images– and remove backgrounds from media that would choke on rendering them. People use displays and print web pages and
not for the reasons you think. For example, I’ve got a terminal powered by
web kit opened on my computer right now. Under these expanded capabilities, how do
we go about using them set your break points based on ergonomics. And remember that you don’t always have hands
to do it. Positioning is a great base line for setting
type. Ask yourself, is the types sufficiently large
enough to read when you hold the device in your palm? Or place it on your lap or sitting at a desk
or when you’re across the room? You know, in fact, take a moment to think
about how you’re viewing this presentation right now. Type, is the cornerstone of interface. Once you have that establishes, you can build
outwards. With regard to media query, a smart guy Brad,
advises us not to go over board, treat layout as enhancement and let content determine break
points. People aren’t always going to be on a web
kit browser or Windows machine. Don’t target common device sizes. You have people that use iPads, not iPad users. Supports, although it is an a media query,
it’s keeping with the spirit of this presentation. Support allows us to construct a future query,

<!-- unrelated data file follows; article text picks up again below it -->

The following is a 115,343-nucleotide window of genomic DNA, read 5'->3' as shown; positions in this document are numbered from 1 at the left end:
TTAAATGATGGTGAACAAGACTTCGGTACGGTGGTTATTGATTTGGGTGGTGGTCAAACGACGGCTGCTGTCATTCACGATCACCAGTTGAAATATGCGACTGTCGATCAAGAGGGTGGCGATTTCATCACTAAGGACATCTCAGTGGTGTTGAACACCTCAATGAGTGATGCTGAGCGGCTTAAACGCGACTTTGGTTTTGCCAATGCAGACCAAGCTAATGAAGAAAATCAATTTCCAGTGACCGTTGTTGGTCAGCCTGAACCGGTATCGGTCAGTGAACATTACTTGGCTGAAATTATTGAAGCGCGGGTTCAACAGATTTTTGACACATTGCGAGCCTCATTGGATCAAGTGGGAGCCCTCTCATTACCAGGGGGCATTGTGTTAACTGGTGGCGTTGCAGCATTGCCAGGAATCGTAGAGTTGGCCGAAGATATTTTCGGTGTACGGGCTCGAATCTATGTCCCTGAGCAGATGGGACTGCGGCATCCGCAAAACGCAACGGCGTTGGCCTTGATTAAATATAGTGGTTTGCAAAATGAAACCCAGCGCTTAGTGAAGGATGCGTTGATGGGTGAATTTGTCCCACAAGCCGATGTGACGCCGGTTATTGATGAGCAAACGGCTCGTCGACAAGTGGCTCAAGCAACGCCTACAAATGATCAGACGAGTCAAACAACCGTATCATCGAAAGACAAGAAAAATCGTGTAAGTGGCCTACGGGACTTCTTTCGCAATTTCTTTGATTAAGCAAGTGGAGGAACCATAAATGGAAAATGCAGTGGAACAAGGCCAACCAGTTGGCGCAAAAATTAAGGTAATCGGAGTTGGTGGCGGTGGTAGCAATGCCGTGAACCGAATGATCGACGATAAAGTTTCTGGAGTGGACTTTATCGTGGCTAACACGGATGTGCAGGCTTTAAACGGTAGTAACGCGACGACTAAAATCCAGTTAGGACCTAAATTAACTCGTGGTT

let’s you adjust the interface, what level of compliance the browser has. That ensures that everyone gets a high quality
experience regardless of device. In the example, the sites text will have a
high contrast fall back that would otherwise will be illegible with another browser that
doesn’t support it. It’s perfect for the graded screens that is
in vogue these days. Components make things easier to manage. If you’re using a CSS preprocessor, you can
include the media query inside. And it will export as valid CSS. This makes the code easier to understand. Remember inclusive design principles can extend
to code. So they’ll optimize the CSS, let robots mind
the things they’re got the minding. For example the CSS nano part of the process
maintains the sheet you pass it. Remove redundant properties and standard Ides–
this makes things friendly. This micro optimization– creates the smallest
possible download. This is good for everyone. Developing countries, rural areas, people
on the bus, train on conference WiFi. People with Comcast and rich nerds on the
subway reading the documentation an hour before deadline. Under the obscure stuff. On this example, the logo on the Boston Globe
is not apparent when high contrast is enables. That’s bad. And remember that high contrast doesn’t always